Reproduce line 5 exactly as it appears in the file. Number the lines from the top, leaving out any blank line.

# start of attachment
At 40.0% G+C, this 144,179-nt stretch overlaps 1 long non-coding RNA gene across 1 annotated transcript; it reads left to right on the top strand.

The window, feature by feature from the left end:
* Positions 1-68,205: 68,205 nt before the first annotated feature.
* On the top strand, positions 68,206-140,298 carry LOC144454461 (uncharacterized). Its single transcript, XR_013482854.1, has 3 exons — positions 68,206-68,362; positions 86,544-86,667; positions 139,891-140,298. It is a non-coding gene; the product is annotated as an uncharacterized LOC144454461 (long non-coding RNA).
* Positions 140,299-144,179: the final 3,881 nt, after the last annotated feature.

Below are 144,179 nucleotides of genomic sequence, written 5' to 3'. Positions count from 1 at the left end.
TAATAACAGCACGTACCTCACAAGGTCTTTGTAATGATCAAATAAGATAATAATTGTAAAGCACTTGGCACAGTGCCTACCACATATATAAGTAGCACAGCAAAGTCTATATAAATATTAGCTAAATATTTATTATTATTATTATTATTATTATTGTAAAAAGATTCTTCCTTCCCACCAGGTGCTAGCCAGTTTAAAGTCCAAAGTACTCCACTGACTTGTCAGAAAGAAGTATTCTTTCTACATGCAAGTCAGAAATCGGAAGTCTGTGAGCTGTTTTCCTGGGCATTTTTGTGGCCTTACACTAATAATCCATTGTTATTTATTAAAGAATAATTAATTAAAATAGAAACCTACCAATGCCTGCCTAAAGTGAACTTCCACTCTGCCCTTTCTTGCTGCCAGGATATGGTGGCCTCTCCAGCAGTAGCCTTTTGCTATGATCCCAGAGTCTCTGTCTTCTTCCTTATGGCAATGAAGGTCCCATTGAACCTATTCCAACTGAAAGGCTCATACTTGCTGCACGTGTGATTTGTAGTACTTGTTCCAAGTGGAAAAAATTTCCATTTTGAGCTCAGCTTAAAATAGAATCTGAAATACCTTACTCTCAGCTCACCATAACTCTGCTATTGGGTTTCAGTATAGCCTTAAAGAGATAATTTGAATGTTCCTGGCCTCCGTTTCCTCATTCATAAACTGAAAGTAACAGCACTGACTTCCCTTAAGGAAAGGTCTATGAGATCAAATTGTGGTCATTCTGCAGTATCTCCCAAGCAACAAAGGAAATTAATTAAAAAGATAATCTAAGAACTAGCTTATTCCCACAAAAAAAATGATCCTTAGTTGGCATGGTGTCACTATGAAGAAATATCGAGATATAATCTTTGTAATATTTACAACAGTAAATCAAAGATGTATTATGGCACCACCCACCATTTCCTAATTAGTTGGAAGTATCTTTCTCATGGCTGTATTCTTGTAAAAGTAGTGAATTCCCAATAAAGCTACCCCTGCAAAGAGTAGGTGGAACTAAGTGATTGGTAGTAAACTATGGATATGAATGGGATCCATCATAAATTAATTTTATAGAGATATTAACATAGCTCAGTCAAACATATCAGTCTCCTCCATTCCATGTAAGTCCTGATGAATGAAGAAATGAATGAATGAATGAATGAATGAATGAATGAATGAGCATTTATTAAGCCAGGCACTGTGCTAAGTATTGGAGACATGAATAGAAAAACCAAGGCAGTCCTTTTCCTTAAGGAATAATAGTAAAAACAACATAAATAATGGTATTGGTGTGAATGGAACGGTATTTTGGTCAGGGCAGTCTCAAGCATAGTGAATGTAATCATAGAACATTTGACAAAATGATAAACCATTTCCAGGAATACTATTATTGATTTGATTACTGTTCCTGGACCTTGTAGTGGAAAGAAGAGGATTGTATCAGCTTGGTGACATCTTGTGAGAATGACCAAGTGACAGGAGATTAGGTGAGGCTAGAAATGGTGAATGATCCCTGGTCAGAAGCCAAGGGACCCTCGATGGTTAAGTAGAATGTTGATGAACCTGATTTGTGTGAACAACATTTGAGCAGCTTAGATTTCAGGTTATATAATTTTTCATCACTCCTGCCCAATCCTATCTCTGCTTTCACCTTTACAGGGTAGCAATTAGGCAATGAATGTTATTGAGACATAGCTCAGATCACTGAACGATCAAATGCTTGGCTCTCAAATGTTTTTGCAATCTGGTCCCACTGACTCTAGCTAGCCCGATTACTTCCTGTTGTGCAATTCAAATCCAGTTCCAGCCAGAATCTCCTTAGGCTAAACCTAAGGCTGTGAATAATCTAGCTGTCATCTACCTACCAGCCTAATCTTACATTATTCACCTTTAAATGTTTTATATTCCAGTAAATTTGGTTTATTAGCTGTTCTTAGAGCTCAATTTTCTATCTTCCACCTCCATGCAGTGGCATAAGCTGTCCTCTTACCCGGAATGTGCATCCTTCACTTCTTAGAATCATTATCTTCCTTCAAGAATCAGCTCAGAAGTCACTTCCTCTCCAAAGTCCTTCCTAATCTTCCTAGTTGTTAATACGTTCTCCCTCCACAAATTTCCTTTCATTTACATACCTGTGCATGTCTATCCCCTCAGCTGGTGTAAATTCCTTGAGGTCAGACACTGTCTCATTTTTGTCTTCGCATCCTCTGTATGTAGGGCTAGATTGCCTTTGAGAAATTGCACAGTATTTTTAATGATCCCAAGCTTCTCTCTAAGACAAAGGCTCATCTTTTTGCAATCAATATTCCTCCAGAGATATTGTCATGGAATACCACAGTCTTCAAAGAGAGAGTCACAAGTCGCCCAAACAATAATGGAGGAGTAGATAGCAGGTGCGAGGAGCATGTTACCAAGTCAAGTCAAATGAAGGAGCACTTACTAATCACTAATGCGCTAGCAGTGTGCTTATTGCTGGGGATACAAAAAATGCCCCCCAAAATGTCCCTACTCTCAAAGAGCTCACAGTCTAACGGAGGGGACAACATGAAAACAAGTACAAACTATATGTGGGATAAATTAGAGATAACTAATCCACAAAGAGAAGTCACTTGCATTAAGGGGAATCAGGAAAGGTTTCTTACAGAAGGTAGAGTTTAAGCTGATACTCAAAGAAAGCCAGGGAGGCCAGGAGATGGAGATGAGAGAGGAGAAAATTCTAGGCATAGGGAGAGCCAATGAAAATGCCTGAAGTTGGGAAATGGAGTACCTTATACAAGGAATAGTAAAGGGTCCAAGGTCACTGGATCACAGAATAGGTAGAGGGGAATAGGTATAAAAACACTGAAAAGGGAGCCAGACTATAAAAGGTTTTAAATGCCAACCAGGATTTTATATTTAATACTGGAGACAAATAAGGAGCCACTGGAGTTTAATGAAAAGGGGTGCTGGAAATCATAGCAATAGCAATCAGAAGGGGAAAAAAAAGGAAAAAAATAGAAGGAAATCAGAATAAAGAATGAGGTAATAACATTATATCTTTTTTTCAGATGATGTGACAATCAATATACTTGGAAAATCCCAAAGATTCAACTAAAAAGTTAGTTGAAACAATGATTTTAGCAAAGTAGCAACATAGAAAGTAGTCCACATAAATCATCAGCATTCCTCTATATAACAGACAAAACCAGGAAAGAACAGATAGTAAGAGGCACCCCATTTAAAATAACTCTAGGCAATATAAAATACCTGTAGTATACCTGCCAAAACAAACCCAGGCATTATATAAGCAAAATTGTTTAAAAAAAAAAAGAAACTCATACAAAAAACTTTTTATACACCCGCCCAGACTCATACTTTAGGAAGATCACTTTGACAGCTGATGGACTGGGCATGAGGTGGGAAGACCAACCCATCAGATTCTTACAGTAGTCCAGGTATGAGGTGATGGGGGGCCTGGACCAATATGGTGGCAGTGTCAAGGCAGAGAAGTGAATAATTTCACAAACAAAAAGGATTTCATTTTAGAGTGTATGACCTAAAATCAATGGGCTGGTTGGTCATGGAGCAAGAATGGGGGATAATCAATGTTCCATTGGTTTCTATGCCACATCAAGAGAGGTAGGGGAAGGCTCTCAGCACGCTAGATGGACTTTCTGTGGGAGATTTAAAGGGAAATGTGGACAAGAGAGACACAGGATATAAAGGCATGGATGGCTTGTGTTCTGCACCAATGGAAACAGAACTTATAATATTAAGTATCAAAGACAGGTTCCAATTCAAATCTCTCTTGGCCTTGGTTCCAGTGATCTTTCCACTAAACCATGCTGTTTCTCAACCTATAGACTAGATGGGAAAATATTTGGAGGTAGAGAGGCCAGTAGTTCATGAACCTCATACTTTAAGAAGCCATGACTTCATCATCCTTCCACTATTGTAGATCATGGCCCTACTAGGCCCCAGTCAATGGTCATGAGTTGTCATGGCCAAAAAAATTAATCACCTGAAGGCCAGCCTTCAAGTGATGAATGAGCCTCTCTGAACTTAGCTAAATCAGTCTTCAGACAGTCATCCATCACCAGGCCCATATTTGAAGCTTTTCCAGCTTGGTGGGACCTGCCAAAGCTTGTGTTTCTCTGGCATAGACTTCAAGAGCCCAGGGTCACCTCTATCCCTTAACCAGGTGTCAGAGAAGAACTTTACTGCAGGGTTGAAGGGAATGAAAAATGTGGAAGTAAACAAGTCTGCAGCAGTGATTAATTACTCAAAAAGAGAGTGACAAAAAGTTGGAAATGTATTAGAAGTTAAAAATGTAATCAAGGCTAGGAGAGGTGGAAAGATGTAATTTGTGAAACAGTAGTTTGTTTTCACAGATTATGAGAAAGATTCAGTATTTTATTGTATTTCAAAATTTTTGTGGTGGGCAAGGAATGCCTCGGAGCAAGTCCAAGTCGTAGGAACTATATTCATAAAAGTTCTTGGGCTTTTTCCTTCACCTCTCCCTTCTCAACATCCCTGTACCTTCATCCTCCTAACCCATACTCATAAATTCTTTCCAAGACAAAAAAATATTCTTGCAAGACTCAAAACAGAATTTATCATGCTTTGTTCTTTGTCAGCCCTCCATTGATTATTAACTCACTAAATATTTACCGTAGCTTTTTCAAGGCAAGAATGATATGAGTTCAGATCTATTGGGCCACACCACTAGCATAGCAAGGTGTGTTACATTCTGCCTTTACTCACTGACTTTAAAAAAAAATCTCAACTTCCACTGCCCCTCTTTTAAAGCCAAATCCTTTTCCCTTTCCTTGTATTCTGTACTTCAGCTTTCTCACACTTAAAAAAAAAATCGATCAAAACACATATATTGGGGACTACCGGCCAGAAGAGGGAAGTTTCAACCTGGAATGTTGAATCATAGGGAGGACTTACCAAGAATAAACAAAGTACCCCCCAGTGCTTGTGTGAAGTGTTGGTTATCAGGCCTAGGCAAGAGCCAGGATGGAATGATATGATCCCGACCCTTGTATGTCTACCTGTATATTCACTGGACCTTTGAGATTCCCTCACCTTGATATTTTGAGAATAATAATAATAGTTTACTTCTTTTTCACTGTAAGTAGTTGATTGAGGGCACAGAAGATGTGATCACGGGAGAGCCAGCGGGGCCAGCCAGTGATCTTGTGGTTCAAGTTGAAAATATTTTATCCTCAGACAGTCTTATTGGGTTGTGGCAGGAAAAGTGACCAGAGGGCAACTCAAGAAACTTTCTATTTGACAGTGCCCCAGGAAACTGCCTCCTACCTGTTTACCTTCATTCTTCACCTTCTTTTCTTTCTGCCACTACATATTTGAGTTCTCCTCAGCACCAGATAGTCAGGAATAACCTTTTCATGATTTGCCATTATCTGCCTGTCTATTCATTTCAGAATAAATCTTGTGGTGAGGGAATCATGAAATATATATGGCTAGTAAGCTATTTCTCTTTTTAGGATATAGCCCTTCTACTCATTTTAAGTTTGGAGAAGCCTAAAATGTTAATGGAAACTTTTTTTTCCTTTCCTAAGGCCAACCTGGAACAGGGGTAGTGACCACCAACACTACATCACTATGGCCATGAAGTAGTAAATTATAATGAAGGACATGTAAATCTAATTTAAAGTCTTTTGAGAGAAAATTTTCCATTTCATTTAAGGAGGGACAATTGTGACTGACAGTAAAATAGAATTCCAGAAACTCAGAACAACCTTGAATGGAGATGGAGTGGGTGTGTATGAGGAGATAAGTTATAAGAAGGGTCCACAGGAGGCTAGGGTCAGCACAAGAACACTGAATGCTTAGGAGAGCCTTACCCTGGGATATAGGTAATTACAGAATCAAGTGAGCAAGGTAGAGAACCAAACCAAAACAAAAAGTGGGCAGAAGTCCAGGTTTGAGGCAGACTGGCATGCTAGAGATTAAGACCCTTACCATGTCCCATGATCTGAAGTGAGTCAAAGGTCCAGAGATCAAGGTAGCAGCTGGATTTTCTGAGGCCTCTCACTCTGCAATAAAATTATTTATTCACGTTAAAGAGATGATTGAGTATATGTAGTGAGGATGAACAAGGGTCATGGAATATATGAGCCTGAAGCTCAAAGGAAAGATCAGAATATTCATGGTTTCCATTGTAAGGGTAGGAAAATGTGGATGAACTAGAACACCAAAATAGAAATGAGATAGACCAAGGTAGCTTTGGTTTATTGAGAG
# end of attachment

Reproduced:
* Positions 140,299-144,179: the final 3,881 nt, after the last annotated feature.